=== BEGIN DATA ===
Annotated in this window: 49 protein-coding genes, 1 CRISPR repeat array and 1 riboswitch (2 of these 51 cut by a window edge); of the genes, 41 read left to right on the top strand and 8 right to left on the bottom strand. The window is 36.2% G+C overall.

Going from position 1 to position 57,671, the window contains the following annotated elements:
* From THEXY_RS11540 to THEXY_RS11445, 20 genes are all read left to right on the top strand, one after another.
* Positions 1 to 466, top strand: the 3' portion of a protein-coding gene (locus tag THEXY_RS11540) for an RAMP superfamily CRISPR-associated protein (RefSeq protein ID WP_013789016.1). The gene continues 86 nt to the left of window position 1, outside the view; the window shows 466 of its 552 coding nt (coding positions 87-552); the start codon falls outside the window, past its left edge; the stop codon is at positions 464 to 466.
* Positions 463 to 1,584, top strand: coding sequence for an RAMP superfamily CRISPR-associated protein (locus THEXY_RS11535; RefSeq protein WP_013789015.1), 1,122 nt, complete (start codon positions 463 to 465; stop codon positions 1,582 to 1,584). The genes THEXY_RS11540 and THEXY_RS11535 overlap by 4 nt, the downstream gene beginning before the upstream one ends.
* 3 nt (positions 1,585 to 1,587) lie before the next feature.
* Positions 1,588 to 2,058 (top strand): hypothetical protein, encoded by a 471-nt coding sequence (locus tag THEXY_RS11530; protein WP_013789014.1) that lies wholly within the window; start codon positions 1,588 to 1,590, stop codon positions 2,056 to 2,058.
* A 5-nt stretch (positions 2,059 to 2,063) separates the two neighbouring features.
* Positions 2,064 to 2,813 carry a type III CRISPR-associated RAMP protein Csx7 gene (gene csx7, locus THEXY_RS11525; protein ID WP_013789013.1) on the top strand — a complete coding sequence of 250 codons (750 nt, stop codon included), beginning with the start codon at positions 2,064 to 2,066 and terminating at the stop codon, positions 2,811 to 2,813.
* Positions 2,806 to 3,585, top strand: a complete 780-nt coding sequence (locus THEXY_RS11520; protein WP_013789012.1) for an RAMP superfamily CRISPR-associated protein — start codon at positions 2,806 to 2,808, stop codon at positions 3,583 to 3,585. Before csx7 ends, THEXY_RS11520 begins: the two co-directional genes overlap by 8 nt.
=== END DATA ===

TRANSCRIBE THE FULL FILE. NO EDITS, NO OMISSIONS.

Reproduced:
Annotated in this window: 49 protein-coding genes, 1 CRISPR repeat array and 1 riboswitch (2 of these 51 cut by a window edge); of the genes, 41 read left to right on the top strand and 8 right to left on the bottom strand. The window is 36.2% G+C overall.

Going from position 1 to position 57,671, the window contains the following annotated elements:
* From THEXY_RS11540 to THEXY_RS11445, 20 genes are all read left to right on the top strand, one after another.
* Positions 1 to 466, top strand: the 3' portion of a protein-coding gene (locus tag THEXY_RS11540) for an RAMP superfamily CRISPR-associated protein (RefSeq protein ID WP_013789016.1). The gene continues 86 nt to the left of window position 1, outside the view; the window shows 466 of its 552 coding nt (coding positions 87-552); the start codon falls outside the window, past its left edge; the stop codon is at positions 464 to 466.
* Positions 463 to 1,584, top strand: coding sequence for an RAMP superfamily CRISPR-associated protein (locus THEXY_RS11535; RefSeq protein WP_013789015.1), 1,122 nt, complete (start codon positions 463 to 465; stop codon positions 1,582 to 1,584). The genes THEXY_RS11540 and THEXY_RS11535 overlap by 4 nt, the downstream gene beginning before the upstream one ends.
* 3 nt (positions 1,585 to 1,587) lie before the next feature.
* Positions 1,588 to 2,058 (top strand): hypothetical protein, encoded by a 471-nt coding sequence (locus tag THEXY_RS11530; protein WP_013789014.1) that lies wholly within the window; start codon positions 1,588 to 1,590, stop codon positions 2,056 to 2,058.
* A 5-nt stretch (positions 2,059 to 2,063) separates the two neighbouring features.
* Positions 2,064 to 2,813 carry a type III CRISPR-associated RAMP protein Csx7 gene (gene csx7, locus THEXY_RS11525; protein ID WP_013789013.1) on the top strand — a complete coding sequence of 250 codons (750 nt, stop codon included), beginning with the start codon at positions 2,064 to 2,066 and terminating at the stop codon, positions 2,811 to 2,813.
* Positions 2,806 to 3,585, top strand: a complete 780-nt coding sequence (locus THEXY_RS11520; protein WP_013789012.1) for an RAMP superfamily CRISPR-associated protein — start codon at positions 2,806 to 2,808, stop codon at positions 3,583 to 3,585. Before csx7 ends, THEXY_RS11520 begins: the two co-directional genes overlap by 8 nt.